APEX, N.C. (WTVD) -- The reaction to racial injustice in the past couple of weeks has led many to feel empowered to share their stories.
Tia Kiaku from Apex used Instagram to open up about several incidents that she claimed took place while competing as a gymnast at the University of Alabama.
After one year at Ball State, Kiaku, 20, transferred to Alabama and was trying to fit in and avoid ruffling any feathers.
"I start to realize these little micro aggressions and implicit bias and things like underlying racism that I didn't necessarily notice while I was in the program," Kiaku said.
According to Kiaku, the most overt comment came from assistant coach Bill Lorenz during the fall of last year.
"Three of the black girls were on the same event and we were doing vault drills and one of the girls was like, 'oh, all the black girls are on the same event' and then my coach walks over and he proceeds to say 'what is this, the back of the bus?'"
"What was intended to be a lighthearted comment ended up having an offensive impact, and I regret that," Lorenz said in a statement to the Tuscaloosa News. "It hurts me that I hurt anyone. I care so much about this team and our student-athletes, and I believe they know that."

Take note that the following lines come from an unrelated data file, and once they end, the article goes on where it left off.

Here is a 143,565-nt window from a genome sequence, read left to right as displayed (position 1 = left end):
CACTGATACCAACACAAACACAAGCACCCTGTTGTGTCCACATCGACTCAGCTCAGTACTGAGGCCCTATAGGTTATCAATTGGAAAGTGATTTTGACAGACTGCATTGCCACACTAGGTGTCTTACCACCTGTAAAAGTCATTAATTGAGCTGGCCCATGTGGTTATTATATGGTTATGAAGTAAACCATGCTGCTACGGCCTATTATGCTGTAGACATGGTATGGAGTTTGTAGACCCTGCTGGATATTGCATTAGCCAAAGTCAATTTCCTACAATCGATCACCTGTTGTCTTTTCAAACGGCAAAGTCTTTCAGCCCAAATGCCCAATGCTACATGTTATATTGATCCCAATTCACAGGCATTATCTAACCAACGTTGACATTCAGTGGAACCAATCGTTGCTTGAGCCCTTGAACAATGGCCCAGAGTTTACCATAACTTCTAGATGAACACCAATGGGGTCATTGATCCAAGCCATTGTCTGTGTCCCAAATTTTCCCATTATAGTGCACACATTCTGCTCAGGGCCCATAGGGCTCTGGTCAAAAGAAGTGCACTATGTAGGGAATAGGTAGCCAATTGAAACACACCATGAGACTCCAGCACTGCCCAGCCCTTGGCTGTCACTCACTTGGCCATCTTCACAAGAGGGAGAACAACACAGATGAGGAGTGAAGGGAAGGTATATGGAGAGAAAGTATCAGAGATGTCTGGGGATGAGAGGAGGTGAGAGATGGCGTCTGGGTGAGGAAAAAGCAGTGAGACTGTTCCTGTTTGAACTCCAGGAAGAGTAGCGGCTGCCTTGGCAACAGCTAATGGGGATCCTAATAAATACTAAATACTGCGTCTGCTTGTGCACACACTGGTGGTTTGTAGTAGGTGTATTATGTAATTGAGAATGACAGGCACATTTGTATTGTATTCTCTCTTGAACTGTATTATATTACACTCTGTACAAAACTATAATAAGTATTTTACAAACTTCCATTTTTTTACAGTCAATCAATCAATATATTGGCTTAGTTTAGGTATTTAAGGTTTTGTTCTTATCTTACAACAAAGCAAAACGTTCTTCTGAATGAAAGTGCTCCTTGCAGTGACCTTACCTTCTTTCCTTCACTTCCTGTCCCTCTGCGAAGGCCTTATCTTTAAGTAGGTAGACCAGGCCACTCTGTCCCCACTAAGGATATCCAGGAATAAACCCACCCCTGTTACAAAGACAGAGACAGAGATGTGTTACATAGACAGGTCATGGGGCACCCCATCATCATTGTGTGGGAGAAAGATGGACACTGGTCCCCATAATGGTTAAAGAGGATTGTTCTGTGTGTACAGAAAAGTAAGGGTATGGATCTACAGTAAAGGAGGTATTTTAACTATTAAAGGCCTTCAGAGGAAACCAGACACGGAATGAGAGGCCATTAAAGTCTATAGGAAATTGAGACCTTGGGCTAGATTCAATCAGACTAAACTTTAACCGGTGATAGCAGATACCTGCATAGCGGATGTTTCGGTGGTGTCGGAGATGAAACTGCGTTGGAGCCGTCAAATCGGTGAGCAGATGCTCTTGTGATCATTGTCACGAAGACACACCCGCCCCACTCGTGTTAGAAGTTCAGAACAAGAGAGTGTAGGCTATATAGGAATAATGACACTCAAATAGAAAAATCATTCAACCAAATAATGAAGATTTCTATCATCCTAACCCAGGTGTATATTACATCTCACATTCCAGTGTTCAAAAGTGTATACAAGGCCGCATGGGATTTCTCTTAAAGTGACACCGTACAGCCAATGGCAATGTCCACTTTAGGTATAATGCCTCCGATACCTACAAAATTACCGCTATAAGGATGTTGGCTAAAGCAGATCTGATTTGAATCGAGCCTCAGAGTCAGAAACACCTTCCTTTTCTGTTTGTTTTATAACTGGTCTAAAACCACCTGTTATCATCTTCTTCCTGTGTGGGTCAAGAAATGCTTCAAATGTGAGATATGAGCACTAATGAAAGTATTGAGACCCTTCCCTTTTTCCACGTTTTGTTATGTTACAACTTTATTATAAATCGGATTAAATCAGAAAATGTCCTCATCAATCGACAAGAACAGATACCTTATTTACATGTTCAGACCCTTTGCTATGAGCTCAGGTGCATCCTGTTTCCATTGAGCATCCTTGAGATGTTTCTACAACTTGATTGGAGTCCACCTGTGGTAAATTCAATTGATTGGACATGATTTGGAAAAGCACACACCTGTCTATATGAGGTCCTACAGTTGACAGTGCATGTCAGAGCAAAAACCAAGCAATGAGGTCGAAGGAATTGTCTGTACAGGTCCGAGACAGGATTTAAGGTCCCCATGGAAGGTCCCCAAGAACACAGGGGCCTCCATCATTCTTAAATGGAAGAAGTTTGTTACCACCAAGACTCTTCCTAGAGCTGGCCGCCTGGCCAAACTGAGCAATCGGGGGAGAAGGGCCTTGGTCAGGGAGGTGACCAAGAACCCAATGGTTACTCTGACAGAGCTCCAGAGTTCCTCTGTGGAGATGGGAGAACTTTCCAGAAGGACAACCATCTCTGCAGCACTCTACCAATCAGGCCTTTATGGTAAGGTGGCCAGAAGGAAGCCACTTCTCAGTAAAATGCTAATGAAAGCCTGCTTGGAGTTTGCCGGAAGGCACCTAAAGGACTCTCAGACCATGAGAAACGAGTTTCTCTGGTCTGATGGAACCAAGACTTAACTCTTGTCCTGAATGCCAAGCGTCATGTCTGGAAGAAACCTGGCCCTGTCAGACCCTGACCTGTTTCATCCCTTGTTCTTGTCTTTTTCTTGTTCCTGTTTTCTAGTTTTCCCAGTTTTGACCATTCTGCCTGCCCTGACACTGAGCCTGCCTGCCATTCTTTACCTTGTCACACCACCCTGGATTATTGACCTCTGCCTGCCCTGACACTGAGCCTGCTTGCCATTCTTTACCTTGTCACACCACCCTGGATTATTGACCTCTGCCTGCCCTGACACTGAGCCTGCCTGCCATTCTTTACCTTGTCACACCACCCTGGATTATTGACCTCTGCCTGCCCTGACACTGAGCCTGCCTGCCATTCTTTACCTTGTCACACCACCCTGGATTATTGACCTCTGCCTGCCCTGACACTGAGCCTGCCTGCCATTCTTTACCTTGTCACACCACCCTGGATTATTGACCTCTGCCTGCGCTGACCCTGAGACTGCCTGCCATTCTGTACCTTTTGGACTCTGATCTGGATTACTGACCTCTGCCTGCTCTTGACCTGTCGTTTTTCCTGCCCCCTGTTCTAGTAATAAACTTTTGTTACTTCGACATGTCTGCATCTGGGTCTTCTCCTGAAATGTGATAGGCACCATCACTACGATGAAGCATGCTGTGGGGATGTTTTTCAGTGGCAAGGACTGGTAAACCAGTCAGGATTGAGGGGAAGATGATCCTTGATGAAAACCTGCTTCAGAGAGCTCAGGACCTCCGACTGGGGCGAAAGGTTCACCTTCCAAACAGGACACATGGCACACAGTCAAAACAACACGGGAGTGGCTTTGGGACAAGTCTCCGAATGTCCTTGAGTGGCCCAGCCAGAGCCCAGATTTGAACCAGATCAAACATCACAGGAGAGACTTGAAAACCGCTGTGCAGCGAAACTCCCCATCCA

The statement isn't good enough for Kiaku.
"Honestly, I just want people to be held accountable," Kiaku. "Mainly an apology would start that. I haven't gotten an apology from anybody."
Kiaku also alleges the use of the "N" word by multiple white teammates. One of whom reached out privately to apologize. None, however, has come forward publicly.
After filing an official complaint, a Title IX investigation was performed, ultimately producing no disciplinary action. Kiaku, who just months earlier won a team award for selfless, supportive love, said she was encouraged by school officials to step away from the team.
"I felt as if, if I didn't speak out, my head coach was writing my story for me, and I just wanted to have my own voice," Kiaku said. "I didn't want to feel like my voice was silenced, and I wanted to open the door for conversation and to make change within the NCAA gymnastics because I've seen that throughout this whole time, I've seen that gymnasts have the exact same experience that I do and I don't want that to continue."
Kiaku dropped out of classes in January and isn't sure whether she will continue with gymnastics, which is hard for her mom, Desiree Gregory, to swallow.
"To see her not be able to continue her two years in a collegiate program in a sport that she loves, that is what really bothers me," Gregory said.
Kiaku, who at one point was a junior Olympian, told ABC11 that she didn't want to leave Alabama but was told she'd be a distraction. With gymnastics on hold, she's leaning toward continuing her education at a Historically Black College or University.